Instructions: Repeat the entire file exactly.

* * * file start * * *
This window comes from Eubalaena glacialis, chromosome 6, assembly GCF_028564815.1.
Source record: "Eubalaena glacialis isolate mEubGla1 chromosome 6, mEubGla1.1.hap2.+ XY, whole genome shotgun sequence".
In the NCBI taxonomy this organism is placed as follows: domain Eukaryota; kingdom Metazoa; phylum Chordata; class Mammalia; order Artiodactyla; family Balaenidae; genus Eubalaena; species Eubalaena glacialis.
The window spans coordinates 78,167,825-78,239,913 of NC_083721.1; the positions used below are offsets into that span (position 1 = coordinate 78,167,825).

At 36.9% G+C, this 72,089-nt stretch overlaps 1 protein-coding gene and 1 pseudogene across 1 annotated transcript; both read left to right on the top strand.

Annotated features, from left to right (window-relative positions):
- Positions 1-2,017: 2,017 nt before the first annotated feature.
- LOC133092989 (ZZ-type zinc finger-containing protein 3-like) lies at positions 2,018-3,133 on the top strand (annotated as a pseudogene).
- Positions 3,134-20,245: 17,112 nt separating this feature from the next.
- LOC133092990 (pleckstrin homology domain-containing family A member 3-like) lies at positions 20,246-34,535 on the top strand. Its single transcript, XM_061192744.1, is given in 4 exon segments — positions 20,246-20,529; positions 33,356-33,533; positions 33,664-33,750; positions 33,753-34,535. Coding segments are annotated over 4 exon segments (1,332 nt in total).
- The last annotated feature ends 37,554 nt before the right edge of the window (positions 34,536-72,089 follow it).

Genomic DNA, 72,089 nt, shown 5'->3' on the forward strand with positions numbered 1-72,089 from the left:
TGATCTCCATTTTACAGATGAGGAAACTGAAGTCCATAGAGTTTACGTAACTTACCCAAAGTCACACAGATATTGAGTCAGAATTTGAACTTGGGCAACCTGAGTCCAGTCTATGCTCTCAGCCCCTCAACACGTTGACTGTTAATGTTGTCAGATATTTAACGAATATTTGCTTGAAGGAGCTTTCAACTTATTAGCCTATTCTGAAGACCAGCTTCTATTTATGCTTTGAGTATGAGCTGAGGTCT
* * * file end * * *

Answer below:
This window comes from Eubalaena glacialis, chromosome 6, assembly GCF_028564815.1.
Source record: "Eubalaena glacialis isolate mEubGla1 chromosome 6, mEubGla1.1.hap2.+ XY, whole genome shotgun sequence".
In the NCBI taxonomy this organism is placed as follows: domain Eukaryota; kingdom Metazoa; phylum Chordata; class Mammalia; order Artiodactyla; family Balaenidae; genus Eubalaena; species Eubalaena glacialis.
The window spans coordinates 78,167,825-78,239,913 of NC_083721.1; the positions used below are offsets into that span (position 1 = coordinate 78,167,825).

At 36.9% G+C, this 72,089-nt stretch overlaps 1 protein-coding gene and 1 pseudogene across 1 annotated transcript; both read left to right on the top strand.

Annotated features, from left to right (window-relative positions):
- Positions 1-2,017: 2,017 nt before the first annotated feature.
- LOC133092989 (ZZ-type zinc finger-containing protein 3-like) lies at positions 2,018-3,133 on the top strand (annotated as a pseudogene).
- Positions 3,134-20,245: 17,112 nt separating this feature from the next.
- LOC133092990 (pleckstrin homology domain-containing family A member 3-like) lies at positions 20,246-34,535 on the top strand. Its single transcript, XM_061192744.1, is given in 4 exon segments — positions 20,246-20,529; positions 33,356-33,533; positions 33,664-33,750; positions 33,753-34,535. Coding segments are annotated over 4 exon segments (1,332 nt in total).
- The last annotated feature ends 37,554 nt before the right edge of the window (positions 34,536-72,089 follow it).

Genomic DNA, 72,089 nt, shown 5'->3' on the forward strand with positions numbered 1-72,089 from the left:
TGATCTCCATTTTACAGATGAGGAAACTGAAGTCCATAGAGTTTACGTAACTTACCCAAAGTCACACAGATATTGAGTCAGAATTTGAACTTGGGCAACCTGAGTCCAGTCTATGCTCTCAGCCCCTCAACACGTTGACTGTTAATGTTGTCAGATATTTAACGAATATTTGCTTGAAGGAGCTTTCAACTTATTAGCCTATTCTGAAGACCAGCTTCTATTTATGCTTTGAGTATGAGCTGAGGTCT